The comforts of a contemporary home are many, you have temperature-controlled rooms to keep you cool during the summer and warm in winter and windows that are engineered to cocoon you from noisy neighbors and inconsiderate drafts.
According to Alan Barlis (a green architect, based in New York City), recent constructions are more airtight than old ones. If you think about it, there’s a catch to this.
A modern home can phase out the outside world and also seal in substances that could be potentially harmful, such as dirt, dust, and cold. Additionally, you also have to fight with microscopic fragments that come out when you light a candle or when you cook. These volatile organic compounds are also released by certain paints and detergents and some materials in furniture.
As time goes by, these things can irritate the eyes, skin, and airways. Some researchers also think that volatile organic compounds are a high contributing factor in causing cancer. Luckily, taking out these allergens is easier than it sounds. All you have to do is perform these tasks on a daily, weekly and seasonal basis, you won’t break you back doing this, I promise.
Put Your Air Purifier On
If for example, you have seasonal allergies investing in a portable air purifier may be worth it for you, especially if letting in some natural air is problematic. This device is installed into a central-air system and can catch up to 99% of large particles like dander and pollen. Always look for rated MERV-13 or higher and you won’t go wrong. MERV stands for “minimum-efficiency reporting value,” which is a measure of filtering efficiency.
If you don’t have a central air system, a free-standing HEPA (high-efficiency particulate air) filtration unit will do the same job very well within a room but not over the entire house. Just place one where you spend most of your time like in your living room or bedroom and you’ll see the difference.
Keep the Windows Open
The best way to improve the circulation of natural air in your home is to open the windows and let some air in from the outside. This is particularly important when you need to air-dry your laundry, take a shower, cook, or clean. It’s even useful to do this even in the kitchen and bathrooms with built-in ventilation systems. If for instance, your ventilation system has recirculating fans, be sure to filter and degrease them every six months to make sure they continue to function optimally.
Dust the Dust Away
Although modern houses are built away from busy streets, grime can build up pretty fast in older buildings or structures with poor ventilation. These homes demand frequent wipe downs, to do this it’s important to clean your rag because dust and water molecules can conveniently cling onto each other.
For wood surfaces and antiques, you can simply use a microfibre cloth. Not forgetting windowsills, shower rungs, and shelves.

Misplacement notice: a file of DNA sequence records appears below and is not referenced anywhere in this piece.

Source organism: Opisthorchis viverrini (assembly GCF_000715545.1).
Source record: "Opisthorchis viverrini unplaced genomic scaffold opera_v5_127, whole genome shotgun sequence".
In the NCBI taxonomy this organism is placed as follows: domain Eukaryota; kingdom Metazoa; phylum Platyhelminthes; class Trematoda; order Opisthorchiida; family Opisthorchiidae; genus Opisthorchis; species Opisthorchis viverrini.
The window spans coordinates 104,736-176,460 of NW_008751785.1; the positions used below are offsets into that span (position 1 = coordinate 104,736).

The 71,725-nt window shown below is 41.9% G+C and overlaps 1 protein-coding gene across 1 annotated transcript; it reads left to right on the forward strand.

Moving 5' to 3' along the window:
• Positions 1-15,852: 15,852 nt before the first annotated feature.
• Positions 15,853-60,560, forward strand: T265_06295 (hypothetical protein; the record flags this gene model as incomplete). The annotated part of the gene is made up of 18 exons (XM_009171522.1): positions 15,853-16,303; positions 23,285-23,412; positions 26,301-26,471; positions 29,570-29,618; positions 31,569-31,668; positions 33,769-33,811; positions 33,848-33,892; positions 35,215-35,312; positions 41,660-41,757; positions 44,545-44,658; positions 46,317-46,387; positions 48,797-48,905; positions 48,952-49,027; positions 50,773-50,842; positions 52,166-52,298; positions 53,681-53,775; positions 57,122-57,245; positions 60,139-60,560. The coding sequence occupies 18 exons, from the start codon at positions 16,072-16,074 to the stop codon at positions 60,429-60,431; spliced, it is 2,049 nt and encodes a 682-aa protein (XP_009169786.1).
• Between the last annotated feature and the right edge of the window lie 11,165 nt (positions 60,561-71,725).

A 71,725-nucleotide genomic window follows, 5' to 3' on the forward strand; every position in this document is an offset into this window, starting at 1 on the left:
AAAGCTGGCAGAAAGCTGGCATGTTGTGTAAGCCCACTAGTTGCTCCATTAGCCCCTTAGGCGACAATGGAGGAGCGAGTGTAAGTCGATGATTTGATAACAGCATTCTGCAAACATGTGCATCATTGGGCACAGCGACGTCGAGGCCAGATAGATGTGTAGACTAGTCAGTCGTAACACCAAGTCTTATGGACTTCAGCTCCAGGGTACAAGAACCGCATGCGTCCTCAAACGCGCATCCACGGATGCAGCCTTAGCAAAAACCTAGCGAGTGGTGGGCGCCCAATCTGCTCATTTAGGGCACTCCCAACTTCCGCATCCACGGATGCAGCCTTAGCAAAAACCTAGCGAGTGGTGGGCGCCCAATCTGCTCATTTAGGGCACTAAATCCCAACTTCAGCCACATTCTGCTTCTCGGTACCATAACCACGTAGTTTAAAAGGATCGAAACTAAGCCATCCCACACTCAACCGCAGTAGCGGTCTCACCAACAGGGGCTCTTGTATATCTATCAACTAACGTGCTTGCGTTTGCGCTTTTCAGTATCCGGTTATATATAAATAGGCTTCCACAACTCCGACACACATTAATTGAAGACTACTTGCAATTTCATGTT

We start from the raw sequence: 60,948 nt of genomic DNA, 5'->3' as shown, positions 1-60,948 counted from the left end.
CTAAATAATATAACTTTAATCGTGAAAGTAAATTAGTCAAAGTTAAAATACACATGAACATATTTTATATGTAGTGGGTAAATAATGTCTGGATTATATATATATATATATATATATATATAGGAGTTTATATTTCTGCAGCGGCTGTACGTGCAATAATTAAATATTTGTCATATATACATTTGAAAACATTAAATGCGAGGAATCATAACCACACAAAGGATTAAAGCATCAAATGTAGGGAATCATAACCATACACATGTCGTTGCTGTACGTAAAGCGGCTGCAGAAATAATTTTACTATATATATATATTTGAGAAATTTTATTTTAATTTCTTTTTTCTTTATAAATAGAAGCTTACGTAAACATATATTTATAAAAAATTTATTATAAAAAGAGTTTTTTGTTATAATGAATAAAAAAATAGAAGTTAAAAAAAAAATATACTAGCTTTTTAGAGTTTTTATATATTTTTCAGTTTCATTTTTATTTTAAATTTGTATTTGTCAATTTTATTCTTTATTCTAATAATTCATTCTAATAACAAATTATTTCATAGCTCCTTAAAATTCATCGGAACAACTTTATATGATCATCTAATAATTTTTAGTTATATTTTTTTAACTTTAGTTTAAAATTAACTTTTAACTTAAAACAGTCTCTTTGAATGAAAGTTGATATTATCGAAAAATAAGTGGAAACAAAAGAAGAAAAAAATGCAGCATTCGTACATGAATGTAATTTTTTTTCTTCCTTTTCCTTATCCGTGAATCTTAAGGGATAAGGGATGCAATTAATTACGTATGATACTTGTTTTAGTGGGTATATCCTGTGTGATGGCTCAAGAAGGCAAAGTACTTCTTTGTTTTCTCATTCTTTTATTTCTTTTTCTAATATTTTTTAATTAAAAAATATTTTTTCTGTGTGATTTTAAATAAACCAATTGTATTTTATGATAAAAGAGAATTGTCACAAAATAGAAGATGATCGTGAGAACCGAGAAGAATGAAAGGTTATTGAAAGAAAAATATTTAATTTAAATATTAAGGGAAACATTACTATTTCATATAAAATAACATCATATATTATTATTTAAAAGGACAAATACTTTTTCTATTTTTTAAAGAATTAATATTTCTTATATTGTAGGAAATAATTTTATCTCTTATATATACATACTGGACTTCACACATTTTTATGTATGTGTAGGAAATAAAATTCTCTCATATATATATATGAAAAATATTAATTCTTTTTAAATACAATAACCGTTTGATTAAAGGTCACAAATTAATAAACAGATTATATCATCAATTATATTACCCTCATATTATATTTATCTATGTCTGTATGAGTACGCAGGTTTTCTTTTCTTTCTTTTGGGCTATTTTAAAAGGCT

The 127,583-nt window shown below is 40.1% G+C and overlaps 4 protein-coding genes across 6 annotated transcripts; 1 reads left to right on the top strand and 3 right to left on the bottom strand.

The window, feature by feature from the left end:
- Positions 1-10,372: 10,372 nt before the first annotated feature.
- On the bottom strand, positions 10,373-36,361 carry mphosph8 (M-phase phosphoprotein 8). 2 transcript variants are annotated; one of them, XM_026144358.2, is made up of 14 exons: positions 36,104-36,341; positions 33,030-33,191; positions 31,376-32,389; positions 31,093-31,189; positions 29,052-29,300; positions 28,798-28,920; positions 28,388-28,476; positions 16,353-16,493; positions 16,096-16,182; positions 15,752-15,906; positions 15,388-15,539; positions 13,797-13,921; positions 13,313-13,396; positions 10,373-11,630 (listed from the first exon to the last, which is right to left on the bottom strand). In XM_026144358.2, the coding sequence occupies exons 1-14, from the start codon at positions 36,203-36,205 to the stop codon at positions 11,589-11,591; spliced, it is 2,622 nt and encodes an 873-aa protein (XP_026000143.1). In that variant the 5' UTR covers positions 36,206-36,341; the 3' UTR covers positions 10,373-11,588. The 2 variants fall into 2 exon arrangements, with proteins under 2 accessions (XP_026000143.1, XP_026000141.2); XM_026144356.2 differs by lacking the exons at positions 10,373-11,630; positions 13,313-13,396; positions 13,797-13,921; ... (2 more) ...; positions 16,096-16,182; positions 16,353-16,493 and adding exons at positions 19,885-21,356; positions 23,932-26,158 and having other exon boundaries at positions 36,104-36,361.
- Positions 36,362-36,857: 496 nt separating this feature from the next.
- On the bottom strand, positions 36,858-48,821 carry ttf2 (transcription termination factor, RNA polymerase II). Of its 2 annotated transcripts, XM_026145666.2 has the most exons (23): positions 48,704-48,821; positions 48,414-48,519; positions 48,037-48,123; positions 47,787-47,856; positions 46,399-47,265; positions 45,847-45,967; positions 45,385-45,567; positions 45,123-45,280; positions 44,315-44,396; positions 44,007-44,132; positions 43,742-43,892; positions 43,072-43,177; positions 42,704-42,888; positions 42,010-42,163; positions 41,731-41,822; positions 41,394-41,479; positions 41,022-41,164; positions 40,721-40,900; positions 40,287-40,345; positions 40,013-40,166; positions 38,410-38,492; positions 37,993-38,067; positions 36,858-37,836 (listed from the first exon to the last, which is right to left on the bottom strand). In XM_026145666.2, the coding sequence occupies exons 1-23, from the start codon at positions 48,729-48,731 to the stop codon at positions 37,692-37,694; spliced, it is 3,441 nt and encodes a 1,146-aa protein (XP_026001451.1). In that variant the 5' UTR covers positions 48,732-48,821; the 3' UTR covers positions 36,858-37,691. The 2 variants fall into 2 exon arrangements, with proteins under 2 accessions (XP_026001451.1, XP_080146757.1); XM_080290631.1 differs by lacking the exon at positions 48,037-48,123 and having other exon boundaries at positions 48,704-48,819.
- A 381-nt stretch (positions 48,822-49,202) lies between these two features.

Word of advice, start high and finish low to get to every single speck. Another tip is to create a clutter-free minimalist look where surfaces are faster to clean and tidy up.
Give the Towels and Mats a Wash
If you like, you can air-dry them after every use because when they are wet they can breed mold. Throw them in the washing machine every three days or so and do the same to your mats as well. With your mats avoid those rubber backings, rather buy a lightweight machine-friendly towel mat.
Use a Mop
According to Derrick A. Denis (vice president of indoor environmental quality at Clark Seif Clark), the best way to clean the air around your living area is to clean the floor. This is because gravity can pull particles down which then enables particles to swirl back up with the smallest crosscurrent.
Brooms collect crumbs to catch the teeny-ting particles that irritate your respiratory system, so grab a mop and mop the floor at least once a week.
To allow yourself to reach tight spots without too much effort, buy a mop with an articulate, telescoping handle as well as a removable machine washable top.
Vacuum with Determination
For upholstery and rugs, use a vacuum cleaner with HEPA filters, this makes sure that what you suck up close to, 99.97% dirt does not go back into the air. Place suitable attachments to target furniture and use a small brush to clean the bookshelf tops.
Then next you target the floors. Thick carpets trap more dust and need many passes with the vacuum machine. Lighter weaves or bare floors make the job a lot easier.
Wash Your Linens
Linens trap skin cells while you sleep, they attract dust and mites that feed on them. These pests then create by-products that cause allergies. To get rid of them you need to wash the sheets and pillowcases at extremely hot temperature settings.
Stick to buying machine washable bedding and keep additional pillows in a closet and reduce decorative ones. The reason why dust mites enjoy beds and bedrooms is that they tend to be very warm and humid. So using a dehumidifier during the summer or turning on your air conditioner is really helpful in this regard.
Give Your Pillows a Wash
Dust and dust mites love pillows too. Luckily you can get rid of them in your washer, read the care label carefully. Do two per load to keep it balanced, wash it once with detergent then again without, use water to rinse it off. After that, you need to tumble dry it on high heat. Use tennis balls to keep the pillows puffed up. To reduce the chore protect your pillows with anti-dust mite encasings.
Give your Window Dressings Some Air
Drapes and curtains are big dirt collectors, so it’s important to cleanse them often, with a guide of care instructions. Custom treatments in particular for those with elaborate details like pleats can only be dry-cleaned, even if it’s crafted from a resilient material like cotton, so vacuum them instead.
For a quicker cleanup, opt for blinds that are made with smooth textures that trap less dust. Simply use a wet cloth and they will be as good as new.